The Regent administration
Remember Monica? The 1999 graduate of Regent University who was a top aide to Bush administration Attorney General Alberto Gonzalez? Sure, you do.
She’s the lawyer from the class at the former Christian Broadcasting Network University School of Law that had 60 percent of its grads fail the bar the first time they took it who rose within a couple of years of her graduation to serving as the hatchet for Gonzalez, and later overseeing the controversial firing of several U.S. attorneys for political reasons at the apparent direction of Karl Rove in 2006.
Now that we’re all reacquainted, here’s why Monica Goodling is pertinent to the 2009 Virginia governor’s race. She was one of more than 150 Regent U. alums hired into the Bush administration, many for clearly political, and not qualifications, reasons. Case in point: One grad noted in a school newsletter in 2004 that his job offer in the Civil Rights Division of the Justice Department was his only post-graduation job offer. Goodling herself was a political hire, having come into the administration after serving as an opposition researcher in the 2000 George W. Bush presidential campaign.
If Regent had even a halfway decent law school, that would be one thing. Founded in 1986, it didn’t earn accreditation from the American Bar Association until 1996, and according to the most recent U.S. News and World Report rankings out a couple of weeks ago, it is still listed as a “fourth-tier” school, basically the lowest designation for law schools included in the rankings.
It would seem, then, that the most important qualification that a Regent grad could bring into government service is the social-conservative ideology enhanced by the indoctrination at the school founded by the ultraconservative televangelist Pat Robertson.
Which brings us to McDonnell, a Regent Law grad whose controversial 1989 Regent master’s degree thesis laid out a detailed blueprint for how religious conservatives could have their narrow anti-women, anti-public schools, anti-anything-that-isn’t-mom, dad and two kids worldview codified into law and public policy.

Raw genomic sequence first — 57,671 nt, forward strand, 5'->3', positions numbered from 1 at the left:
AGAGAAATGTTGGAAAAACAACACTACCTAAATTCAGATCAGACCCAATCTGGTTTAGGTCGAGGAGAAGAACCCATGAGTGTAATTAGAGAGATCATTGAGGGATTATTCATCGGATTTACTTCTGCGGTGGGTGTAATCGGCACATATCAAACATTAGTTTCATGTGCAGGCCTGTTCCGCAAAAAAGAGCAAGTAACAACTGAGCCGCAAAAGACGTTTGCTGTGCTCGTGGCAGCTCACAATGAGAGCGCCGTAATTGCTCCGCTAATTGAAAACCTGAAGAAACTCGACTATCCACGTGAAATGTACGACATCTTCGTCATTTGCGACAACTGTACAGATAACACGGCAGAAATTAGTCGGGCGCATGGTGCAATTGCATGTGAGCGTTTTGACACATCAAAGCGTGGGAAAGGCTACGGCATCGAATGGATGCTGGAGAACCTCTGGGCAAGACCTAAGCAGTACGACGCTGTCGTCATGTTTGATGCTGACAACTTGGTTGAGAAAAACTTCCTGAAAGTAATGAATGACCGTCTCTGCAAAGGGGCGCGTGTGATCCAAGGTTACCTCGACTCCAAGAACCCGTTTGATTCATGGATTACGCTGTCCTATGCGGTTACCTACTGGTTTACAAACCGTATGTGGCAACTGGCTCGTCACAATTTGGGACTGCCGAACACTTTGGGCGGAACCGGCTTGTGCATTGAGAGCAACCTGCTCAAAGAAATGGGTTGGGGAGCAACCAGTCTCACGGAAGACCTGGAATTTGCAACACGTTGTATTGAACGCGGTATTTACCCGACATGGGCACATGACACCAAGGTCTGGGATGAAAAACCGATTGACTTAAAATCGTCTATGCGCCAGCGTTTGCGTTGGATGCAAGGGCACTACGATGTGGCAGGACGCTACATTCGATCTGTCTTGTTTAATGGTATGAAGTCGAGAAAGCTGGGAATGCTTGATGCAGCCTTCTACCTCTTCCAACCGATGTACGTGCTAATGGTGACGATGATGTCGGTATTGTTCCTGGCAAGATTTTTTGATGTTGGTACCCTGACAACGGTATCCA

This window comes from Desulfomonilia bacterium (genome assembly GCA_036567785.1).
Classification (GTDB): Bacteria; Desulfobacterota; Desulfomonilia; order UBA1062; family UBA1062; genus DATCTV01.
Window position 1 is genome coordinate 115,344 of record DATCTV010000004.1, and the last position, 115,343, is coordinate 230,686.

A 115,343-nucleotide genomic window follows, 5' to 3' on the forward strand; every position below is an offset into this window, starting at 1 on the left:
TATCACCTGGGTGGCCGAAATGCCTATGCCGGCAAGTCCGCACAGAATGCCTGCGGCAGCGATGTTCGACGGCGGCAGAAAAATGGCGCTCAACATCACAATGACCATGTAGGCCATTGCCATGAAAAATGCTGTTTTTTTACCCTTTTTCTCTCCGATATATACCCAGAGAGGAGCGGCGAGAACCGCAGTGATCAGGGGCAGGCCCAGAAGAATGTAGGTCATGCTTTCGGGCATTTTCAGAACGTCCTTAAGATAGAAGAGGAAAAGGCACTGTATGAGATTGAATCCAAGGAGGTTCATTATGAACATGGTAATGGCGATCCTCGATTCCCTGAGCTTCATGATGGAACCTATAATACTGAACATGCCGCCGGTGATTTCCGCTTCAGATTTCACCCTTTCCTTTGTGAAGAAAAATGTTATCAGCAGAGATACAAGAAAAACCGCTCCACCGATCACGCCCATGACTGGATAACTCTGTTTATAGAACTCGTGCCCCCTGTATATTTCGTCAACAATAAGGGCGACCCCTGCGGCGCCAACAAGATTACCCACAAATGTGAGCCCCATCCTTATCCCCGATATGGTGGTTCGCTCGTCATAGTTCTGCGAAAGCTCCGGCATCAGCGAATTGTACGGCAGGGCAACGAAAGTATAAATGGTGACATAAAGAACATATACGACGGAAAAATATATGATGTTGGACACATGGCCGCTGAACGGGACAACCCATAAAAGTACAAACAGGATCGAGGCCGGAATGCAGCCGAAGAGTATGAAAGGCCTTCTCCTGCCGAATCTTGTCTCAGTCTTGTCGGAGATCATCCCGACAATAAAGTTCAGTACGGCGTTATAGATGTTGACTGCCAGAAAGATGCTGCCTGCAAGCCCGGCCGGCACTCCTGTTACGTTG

McDonnell was near-masterful in recasting himself as a moderate, centrist, Mark Warner-type Virginia pol this spring and summer, mainly through a series of well-produced TV ads that made him into The Family Guy Governor and The Jobs Governor. A 34-year-old McDonnell in 1989 had said this kind of makeover would be necessary, since it was “clear” that the American voting public, he wrote, “is not willing to accept a true pro-family ideologue.”
How about 150 pro-family ideologues? Or more? That’s the reality of a McDonnell administration in Richmond, unfortunately. And more unfortunately, should he be elected, the Regent ideologues would have infinitely more power in a McDonnell administration in Richmond than they would have on Capitol Hill, not just in terms of numbers, but in the power that the executive branch has in Virginia, where the General Assembly is part-time, and the governor is in charge to a great degree unchecked for 10 months out of the year.
We’re talking Cabinet posts being filled by ideologues who think women need to be barefoot and pregnant, the Department of Education being headed up by people who think our public schools don’t do enough conservative proselytizing, state agencies led by those who equate gays and lesbians to fornicators
It’s not hard to figure why the McDonnell camp is running like a scalded dog from this story. Yeah, it’s damage control from the campaign-ops perspective, but there’s a lot more to it than just getting elected. It could take decades to undo what a McDonnell administration in four years could do to public education, civil liberties and basic human rights.
And don’t think that Bob McDonnell and Pat Robertson haven’t thought that through.
- Column by Chris Graham